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A Novel Level for the Regulation of Eukaryotic Gene Expression: Coupling Transcription to Translation

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When transcription is linked to translation

With so many players involved, there are a host of ways that gene expression can be modulated. EU researchers have discovered a new process based on phosphorylation.


Transcription of the genetic code into messenger RNA (mRNA) and then translation into protein on ribosomes has to be timed correctly and the correct amount of protein produced according to the development stage. The complete process has to be above all rapid and efficient. The REGEXTRA (A novel level for the regulation of eukaryotic gene expression: coupling transcription to translation) project has studied a protein known for its role in transcription, Ctk1. Research under REGEXTRA has shown that Ctk1 interacts with another protein Sro9. Present at the site of transcription, Sro9 shuttles between the nucleus and cytoplasm and leaves the nucleus with mRNA. It could also have a place in translation. The second phase of REGEXTRA investigations revolved around 300 phosphorylated sites found on the protein building blocks of ribosomes. Ten phosphorylation sites are important in translation and details of the mechanisms of two of these have been outlined. Study of gene expression regulation is a rapidly expanding area. Applications could affect the complete range of developmental and health issues in living beings ranging from humans to microorganisms. As these mechanisms are uncovered, the reasons for the subtlety and complexity of biological systems are becoming apparent.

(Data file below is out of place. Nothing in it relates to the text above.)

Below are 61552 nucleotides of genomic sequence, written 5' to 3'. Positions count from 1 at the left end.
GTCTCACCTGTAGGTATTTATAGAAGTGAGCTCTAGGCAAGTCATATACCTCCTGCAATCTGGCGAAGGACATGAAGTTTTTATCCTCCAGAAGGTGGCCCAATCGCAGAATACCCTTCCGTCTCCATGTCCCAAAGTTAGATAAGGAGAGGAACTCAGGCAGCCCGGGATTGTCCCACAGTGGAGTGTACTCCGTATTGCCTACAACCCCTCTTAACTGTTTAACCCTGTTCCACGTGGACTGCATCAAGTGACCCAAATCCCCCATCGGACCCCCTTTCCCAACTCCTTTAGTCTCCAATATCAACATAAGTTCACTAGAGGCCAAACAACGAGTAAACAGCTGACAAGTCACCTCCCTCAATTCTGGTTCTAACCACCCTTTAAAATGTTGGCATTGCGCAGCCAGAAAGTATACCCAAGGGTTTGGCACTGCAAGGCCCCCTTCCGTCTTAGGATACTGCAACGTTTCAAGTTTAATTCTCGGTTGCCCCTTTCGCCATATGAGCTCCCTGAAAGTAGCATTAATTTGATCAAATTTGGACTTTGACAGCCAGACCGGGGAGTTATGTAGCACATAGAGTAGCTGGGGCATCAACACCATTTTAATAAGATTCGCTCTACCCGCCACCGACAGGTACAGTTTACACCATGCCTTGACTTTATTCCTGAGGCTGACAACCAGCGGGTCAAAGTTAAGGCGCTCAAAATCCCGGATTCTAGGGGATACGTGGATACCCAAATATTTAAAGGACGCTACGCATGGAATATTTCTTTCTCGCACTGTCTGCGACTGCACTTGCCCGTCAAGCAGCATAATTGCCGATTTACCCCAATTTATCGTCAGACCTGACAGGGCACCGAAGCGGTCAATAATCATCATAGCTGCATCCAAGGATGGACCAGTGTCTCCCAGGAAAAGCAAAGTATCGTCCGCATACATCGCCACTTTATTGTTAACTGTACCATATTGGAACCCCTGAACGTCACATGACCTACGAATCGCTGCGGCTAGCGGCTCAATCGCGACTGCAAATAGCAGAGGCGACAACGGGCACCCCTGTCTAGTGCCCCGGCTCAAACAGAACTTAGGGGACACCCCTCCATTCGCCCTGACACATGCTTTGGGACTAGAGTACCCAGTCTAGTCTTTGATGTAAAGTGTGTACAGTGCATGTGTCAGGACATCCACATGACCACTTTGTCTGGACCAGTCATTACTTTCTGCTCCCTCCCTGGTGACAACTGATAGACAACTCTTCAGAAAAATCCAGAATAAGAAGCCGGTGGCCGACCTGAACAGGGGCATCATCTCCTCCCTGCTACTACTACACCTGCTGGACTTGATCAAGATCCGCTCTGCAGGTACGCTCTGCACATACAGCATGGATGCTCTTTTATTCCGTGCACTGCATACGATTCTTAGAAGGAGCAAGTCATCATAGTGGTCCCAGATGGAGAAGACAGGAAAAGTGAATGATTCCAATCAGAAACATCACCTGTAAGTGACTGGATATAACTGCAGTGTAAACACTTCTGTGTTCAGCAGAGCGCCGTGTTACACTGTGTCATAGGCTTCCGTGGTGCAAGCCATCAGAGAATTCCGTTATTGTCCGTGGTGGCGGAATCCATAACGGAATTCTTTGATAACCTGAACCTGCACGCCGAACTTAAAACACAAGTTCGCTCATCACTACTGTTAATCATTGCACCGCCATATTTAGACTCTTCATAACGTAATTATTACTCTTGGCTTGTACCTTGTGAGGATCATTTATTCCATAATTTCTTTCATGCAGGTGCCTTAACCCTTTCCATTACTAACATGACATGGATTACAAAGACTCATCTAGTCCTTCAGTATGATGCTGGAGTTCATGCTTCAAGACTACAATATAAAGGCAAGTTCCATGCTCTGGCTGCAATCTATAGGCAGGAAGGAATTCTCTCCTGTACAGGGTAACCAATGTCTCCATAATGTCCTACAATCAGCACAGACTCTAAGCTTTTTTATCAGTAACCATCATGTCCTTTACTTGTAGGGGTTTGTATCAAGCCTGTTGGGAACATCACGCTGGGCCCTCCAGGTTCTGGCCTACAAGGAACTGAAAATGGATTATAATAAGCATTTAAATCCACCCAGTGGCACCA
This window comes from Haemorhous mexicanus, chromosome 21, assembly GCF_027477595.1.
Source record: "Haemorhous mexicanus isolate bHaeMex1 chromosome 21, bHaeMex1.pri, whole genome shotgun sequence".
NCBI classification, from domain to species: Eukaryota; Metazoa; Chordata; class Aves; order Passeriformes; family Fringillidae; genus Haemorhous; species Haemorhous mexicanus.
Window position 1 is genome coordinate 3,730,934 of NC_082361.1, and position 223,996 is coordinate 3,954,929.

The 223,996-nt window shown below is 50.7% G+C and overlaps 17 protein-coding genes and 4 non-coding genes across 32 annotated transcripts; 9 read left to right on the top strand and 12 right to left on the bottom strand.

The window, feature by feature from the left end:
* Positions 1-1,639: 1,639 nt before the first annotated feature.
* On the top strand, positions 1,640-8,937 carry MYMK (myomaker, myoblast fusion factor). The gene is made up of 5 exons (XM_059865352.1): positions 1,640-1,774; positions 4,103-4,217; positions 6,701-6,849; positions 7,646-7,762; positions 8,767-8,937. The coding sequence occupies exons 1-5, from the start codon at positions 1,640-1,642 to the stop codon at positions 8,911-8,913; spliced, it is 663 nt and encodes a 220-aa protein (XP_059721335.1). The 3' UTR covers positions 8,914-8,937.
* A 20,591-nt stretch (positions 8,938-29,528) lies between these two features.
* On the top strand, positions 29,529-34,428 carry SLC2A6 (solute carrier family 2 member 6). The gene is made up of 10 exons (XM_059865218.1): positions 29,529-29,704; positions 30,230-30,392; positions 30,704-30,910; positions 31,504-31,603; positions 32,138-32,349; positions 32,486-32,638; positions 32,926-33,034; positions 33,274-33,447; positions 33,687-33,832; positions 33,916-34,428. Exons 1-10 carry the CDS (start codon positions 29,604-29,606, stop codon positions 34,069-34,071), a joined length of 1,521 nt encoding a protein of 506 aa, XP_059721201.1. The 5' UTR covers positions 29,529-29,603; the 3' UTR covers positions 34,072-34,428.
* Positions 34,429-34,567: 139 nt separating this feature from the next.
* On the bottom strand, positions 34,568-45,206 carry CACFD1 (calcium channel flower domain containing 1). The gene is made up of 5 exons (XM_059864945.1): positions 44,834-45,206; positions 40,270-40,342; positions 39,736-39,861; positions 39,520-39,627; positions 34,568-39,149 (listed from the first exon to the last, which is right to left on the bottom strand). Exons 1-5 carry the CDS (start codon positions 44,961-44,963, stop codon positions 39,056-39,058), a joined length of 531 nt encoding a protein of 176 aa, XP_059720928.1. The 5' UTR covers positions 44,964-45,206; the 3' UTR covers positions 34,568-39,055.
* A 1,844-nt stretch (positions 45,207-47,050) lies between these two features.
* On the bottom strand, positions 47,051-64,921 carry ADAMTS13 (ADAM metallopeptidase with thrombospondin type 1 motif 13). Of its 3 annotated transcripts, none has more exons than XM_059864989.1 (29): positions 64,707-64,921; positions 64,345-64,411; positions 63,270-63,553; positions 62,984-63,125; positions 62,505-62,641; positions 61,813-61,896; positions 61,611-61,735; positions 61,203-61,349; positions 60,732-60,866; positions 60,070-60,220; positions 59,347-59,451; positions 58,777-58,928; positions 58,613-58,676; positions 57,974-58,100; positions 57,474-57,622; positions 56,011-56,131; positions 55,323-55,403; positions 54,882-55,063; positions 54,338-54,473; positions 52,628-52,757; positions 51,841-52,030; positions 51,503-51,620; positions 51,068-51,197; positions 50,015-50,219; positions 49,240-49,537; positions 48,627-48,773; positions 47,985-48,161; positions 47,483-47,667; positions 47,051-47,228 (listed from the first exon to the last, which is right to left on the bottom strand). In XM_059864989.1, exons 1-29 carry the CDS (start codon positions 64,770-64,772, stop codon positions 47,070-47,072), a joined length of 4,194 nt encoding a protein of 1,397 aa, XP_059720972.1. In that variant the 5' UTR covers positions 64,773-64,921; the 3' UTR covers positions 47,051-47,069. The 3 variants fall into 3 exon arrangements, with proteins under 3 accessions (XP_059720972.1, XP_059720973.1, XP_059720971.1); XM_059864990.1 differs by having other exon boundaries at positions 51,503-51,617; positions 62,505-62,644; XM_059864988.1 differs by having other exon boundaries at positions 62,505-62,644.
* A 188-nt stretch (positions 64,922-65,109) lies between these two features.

Transcription, translation, phosphorylation, mRNA, protein building block, Ctk1, Sro9

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